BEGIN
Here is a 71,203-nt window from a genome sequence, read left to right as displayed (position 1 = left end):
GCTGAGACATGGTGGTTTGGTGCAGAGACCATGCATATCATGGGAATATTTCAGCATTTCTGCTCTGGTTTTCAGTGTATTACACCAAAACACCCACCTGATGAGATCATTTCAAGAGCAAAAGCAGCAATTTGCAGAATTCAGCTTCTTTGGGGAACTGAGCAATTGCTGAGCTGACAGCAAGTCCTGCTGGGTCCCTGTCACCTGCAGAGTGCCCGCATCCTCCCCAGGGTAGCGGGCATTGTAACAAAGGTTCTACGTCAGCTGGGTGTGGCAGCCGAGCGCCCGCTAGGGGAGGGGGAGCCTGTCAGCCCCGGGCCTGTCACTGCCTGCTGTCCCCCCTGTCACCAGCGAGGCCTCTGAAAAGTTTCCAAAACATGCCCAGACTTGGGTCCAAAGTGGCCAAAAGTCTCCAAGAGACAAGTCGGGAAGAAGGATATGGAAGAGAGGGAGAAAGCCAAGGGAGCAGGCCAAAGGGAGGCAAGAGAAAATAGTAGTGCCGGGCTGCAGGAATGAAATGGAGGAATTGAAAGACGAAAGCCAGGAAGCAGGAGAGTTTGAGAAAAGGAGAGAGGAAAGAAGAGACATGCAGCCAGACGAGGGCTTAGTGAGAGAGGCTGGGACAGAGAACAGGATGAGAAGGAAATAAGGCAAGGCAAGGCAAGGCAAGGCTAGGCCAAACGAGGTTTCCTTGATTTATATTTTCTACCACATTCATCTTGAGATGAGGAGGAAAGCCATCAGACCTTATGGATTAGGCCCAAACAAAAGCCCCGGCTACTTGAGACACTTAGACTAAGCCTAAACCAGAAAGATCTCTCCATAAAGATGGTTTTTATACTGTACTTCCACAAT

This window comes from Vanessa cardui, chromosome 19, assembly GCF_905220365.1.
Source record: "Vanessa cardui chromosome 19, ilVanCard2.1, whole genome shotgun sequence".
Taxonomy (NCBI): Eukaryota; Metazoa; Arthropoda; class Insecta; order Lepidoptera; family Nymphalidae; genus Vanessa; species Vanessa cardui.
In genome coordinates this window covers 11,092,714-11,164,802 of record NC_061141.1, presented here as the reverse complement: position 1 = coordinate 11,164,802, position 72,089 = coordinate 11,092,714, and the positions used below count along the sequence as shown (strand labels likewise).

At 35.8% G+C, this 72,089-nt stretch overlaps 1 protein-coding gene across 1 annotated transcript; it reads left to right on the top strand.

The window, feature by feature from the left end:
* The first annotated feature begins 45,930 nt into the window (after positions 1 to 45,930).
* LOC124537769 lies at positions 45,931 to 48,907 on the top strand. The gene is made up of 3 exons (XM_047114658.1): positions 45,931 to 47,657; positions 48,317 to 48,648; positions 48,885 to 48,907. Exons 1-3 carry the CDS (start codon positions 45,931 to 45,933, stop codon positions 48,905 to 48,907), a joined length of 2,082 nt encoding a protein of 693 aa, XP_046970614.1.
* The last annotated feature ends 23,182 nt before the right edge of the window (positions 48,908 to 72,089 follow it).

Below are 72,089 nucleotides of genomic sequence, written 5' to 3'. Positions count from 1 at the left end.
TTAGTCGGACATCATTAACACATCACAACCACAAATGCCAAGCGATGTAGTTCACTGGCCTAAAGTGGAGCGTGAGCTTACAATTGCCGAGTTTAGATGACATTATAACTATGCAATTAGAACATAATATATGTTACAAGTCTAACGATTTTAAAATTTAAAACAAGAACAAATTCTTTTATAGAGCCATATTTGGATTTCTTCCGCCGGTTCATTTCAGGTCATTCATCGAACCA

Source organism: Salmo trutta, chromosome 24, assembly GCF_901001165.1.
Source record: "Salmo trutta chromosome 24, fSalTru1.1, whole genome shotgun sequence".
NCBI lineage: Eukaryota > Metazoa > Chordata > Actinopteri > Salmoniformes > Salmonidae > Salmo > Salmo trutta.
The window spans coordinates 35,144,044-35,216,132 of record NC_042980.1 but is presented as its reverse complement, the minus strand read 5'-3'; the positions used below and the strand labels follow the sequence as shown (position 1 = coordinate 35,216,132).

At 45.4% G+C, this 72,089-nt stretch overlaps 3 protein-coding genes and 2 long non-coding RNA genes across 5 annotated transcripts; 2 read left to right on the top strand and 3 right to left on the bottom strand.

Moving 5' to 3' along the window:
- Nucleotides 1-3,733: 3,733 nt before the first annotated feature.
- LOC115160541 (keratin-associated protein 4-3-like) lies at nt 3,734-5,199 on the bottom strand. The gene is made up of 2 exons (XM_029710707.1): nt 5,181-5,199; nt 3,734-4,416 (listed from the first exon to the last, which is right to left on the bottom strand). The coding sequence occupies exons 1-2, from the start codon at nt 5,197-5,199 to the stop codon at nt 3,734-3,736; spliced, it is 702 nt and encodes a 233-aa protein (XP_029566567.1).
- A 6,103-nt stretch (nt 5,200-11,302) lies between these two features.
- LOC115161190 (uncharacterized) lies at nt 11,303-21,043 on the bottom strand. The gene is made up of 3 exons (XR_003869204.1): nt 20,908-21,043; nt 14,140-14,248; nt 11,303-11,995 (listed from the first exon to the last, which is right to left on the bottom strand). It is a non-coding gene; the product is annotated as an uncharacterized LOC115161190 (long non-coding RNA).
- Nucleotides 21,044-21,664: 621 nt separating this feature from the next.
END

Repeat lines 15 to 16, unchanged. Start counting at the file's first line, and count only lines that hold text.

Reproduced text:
Source record: "Salmo trutta chromosome 24, fSalTru1.1, whole genome shotgun sequence".
NCBI lineage: Eukaryota > Metazoa > Chordata > Actinopteri > Salmoniformes > Salmonidae > Salmo > Salmo trutta.